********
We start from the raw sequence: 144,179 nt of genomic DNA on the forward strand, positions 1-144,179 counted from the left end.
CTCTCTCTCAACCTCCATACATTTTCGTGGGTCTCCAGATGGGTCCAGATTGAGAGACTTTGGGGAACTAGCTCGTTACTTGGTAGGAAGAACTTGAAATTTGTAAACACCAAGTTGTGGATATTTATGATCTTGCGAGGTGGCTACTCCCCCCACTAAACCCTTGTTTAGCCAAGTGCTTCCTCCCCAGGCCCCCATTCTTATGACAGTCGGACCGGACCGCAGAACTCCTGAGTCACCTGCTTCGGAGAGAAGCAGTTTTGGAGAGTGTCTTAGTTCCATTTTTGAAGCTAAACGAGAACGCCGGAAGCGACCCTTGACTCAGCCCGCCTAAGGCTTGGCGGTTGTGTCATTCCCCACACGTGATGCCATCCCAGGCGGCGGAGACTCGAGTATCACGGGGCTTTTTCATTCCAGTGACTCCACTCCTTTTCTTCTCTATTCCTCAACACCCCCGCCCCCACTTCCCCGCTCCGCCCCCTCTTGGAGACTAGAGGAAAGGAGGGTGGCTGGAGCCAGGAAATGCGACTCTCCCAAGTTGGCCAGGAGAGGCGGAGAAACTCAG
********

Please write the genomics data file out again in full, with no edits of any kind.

We start from the raw sequence: 144,179 nt of genomic DNA on the forward strand, positions 1-144,179 counted from the left end.
CTCTCTCTCAACCTCCATACATTTTCGTGGGTCTCCAGATGGGTCCAGATTGAGAGACTTTGGGGAACTAGCTCGTTACTTGGTAGGAAGAACTTGAAATTTGTAAACACCAAGTTGTGGATATTTATGATCTTGCGAGGTGGCTACTCCCCCCACTAAACCCTTGTTTAGCCAAGTGCTTCCTCCCCAGGCCCCCATTCTTATGACAGTCGGACCGGACCGCAGAACTCCTGAGTCACCTGCTTCGGAGAGAAGCAGTTTTGGAGAGTGTCTTAGTTCCATTTTTGAAGCTAAACGAGAACGCCGGAAGCGACCCTTGACTCAGCCCGCCTAAGGCTTGGCGGTTGTGTCATTCCCCACACGTGATGCCATCCCAGGCGGCGGAGACTCGAGTATCACGGGGCTTTTTCATTCCAGTGACTCCACTCCTTTTCTTCTCTATTCCTCAACACCCCCGCCCCCACTTCCCCGCTCCGCCCCCTCTTGGAGACTAGAGGAAAGGAGGGTGGCTGGAGCCAGGAAATGCGACTCTCCCAAGTTGGCCAGGAGAGGCGGAGAAACTCAG